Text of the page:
The fate of the Pharisees

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MrMacSon
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The fate of the Pharisees

Post by MrMacSon » Sat Feb 13, 2021 12:09 am


Of all the major Second Temple sects, only the Pharisees remained. Their vision of Jewish law as a means by which ordinary people could engage with the sacred in their daily lives was a position meaningful to the majority of Jews. Such teachings extended beyond ritual practices. According to the classic midrash in Avot D'Rabbi Nathan (4:5):

The Temple is destroyed. We never witnessed its glory. But Rabbi Joshua did. And when he looked at the Temple ruins one day, he burst into tears. "Alas for us! The place which atoned for the sins of all the people Israel lies in ruins!" Then Rabbi Yohannan ben Zakkai spoke to him these words of comfort: "Be not grieved, my son. There is another way of gaining ritual atonement, even though the Temple is destroyed. We must now gain ritual atonement through deeds of loving-kindness."

Following the destruction of the Temple, Rome governed Judea through a Procurator at Caesarea and a Jewish Patriarch and levied the Fiscus Judaicus. Yohanan ben Zakkai, a leading Pharisee, was appointed the first Patriarch (the Hebrew word, Nasi, also means prince, or president), and he re-established the Sanhedrin at Yavneh (see the related Council of Jamnia) under Pharisee control. Instead of giving tithes to the priests and sacrificing offerings at the (now-destroyed) Temple, the rabbis instructed Jews to give charity. Moreover, they argued that all Jews should study in local synagogues, because Torah is "the inheritance of the congregation of Jacob" (Deut. 33: 4).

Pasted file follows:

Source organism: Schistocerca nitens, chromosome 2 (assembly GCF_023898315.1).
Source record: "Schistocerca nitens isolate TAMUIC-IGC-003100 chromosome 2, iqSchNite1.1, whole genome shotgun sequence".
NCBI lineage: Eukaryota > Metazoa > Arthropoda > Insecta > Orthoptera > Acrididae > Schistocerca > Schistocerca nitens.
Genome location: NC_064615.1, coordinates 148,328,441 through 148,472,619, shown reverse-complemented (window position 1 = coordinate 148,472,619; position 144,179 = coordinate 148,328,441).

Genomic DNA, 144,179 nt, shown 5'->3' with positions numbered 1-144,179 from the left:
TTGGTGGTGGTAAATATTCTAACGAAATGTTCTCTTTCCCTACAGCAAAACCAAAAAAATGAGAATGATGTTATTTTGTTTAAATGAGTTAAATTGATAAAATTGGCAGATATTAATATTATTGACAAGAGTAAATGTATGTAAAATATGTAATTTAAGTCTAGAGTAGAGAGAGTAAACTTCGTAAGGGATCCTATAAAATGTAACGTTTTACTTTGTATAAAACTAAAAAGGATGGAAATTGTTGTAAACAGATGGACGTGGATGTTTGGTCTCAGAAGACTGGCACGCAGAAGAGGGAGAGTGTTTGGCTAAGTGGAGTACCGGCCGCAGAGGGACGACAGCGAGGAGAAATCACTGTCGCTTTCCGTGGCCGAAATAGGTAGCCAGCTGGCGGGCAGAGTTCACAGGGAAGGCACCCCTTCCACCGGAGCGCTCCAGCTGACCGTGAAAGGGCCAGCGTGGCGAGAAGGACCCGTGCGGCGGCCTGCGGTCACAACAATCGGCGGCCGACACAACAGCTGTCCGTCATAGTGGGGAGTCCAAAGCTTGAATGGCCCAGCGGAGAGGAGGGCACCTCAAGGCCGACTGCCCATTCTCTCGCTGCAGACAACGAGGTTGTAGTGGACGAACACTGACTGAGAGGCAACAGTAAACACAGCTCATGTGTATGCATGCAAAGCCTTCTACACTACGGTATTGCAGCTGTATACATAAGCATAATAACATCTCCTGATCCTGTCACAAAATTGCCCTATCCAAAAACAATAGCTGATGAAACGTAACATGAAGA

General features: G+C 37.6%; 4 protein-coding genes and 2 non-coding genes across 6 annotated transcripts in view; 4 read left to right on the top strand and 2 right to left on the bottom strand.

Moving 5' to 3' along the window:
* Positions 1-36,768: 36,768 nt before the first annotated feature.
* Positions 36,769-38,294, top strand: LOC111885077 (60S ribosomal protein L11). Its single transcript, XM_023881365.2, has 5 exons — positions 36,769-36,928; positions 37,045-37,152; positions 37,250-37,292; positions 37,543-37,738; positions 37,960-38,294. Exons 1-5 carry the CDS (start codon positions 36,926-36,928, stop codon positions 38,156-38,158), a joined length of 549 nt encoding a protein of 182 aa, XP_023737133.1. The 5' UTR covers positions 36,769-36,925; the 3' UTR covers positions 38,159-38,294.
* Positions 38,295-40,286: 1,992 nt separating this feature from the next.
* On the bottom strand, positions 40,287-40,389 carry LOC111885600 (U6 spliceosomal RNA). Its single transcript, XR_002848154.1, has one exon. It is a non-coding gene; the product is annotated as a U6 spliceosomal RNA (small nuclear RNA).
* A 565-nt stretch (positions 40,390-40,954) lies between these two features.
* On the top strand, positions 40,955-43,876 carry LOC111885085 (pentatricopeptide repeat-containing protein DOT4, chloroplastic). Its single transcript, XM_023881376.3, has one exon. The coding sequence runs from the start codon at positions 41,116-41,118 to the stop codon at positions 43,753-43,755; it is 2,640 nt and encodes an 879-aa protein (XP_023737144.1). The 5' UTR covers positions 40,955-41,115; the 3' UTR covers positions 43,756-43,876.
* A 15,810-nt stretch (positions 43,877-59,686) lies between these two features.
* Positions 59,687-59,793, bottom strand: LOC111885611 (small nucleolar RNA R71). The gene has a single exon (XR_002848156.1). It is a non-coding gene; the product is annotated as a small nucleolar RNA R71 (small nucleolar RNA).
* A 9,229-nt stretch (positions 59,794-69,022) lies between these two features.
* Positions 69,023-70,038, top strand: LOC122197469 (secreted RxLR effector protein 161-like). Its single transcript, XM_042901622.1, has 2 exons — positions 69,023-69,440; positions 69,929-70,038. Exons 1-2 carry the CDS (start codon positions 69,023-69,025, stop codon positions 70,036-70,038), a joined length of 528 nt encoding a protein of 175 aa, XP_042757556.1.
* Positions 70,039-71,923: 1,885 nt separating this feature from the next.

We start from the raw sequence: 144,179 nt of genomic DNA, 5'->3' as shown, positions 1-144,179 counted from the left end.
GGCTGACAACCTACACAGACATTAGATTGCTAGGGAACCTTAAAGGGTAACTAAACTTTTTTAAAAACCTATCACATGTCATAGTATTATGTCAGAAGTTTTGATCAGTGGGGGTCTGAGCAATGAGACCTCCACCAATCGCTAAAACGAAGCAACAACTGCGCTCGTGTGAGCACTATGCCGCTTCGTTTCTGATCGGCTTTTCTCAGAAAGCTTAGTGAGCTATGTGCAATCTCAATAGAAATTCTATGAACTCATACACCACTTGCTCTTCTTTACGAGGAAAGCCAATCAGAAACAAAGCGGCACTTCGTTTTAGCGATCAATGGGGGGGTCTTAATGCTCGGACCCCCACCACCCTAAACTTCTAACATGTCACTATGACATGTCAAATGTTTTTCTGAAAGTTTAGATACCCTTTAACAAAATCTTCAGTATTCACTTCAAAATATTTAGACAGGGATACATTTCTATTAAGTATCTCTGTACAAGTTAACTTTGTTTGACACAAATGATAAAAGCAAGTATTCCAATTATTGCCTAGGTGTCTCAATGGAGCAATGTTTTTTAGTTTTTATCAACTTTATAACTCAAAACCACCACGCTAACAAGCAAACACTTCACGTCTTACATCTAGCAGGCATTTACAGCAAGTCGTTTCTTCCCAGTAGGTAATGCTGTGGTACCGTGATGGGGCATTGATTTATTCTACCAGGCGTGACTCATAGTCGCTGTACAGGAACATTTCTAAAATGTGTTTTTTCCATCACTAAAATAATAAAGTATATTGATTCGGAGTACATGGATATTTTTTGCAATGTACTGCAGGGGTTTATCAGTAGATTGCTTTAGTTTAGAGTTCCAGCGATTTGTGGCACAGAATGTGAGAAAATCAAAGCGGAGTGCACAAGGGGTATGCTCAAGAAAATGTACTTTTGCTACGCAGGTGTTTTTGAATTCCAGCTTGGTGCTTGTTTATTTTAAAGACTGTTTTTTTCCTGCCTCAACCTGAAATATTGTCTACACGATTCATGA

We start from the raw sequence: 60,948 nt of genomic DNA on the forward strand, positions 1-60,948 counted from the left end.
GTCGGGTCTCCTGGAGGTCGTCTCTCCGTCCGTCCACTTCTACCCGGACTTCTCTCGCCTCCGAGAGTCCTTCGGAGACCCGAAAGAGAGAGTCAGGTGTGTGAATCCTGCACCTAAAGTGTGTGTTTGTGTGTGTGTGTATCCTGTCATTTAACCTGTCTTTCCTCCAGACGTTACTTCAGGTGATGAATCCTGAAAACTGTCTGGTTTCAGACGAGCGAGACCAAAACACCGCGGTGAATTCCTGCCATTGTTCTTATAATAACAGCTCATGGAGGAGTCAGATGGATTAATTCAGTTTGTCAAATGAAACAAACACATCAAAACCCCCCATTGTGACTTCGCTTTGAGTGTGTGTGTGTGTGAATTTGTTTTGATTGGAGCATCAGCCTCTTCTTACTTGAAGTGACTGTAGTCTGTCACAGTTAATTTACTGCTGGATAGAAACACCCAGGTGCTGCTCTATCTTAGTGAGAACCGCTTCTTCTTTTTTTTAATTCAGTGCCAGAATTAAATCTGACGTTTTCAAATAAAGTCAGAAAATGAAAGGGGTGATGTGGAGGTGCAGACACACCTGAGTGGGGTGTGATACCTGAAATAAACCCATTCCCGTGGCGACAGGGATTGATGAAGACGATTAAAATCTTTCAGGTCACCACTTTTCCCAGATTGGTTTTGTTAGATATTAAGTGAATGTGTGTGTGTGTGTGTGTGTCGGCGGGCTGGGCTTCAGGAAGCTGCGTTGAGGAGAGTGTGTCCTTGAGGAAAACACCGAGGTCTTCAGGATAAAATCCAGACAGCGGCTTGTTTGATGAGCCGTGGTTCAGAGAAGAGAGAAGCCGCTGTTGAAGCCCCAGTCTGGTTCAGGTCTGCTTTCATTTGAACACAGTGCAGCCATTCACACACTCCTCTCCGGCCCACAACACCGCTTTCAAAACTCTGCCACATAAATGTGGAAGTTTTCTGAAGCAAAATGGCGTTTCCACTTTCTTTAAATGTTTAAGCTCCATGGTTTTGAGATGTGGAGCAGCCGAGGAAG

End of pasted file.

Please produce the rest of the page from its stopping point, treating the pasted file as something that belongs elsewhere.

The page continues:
https://en.wikipedia.org/wiki/Pharisees ... _to_rabbis


After the destruction of the Second Temple, these sectarian divisions ended. The Rabbis avoided the term "Pharisee," perhaps because it was a term more often used by non-Pharisees, but also because the term was explicitly sectarian. The Rabbis claimed leadership over all Jews, and added to the Amidah the birkat haMinim, a prayer which in part exclaims, "Praised are You O Lord, who breaks enemies and defeats the wicked," and which is understood as a rejection of sectarians and sectarianism. This shift by no means resolved conflicts over the interpretation of the Torah; rather, it relocated debates between sects to debates within Rabbinic Judaism. The Pharisaic commitment to scholarly debate as a value in and of itself, rather than merely a byproduct of sectarianism, emerged as a defining feature of Rabbinic Judaism.

Thus, as the Pharisees argued that all Israel should act as priests, the Rabbis argued that all Israel should act as rabbis: "The rabbis furthermore want to transform the entire Jewish community into an academy where the whole Torah is studied and kept .... redemption depends on the "rabbinization" of all Israel, that is, upon the attainment of all Jewry of a full and complete embodiment of revelation or Torah, thus achieving a perfect replica of heaven." [Neusner, Jacob Invitation to the Talmud: a Teaching Book (1998): 9]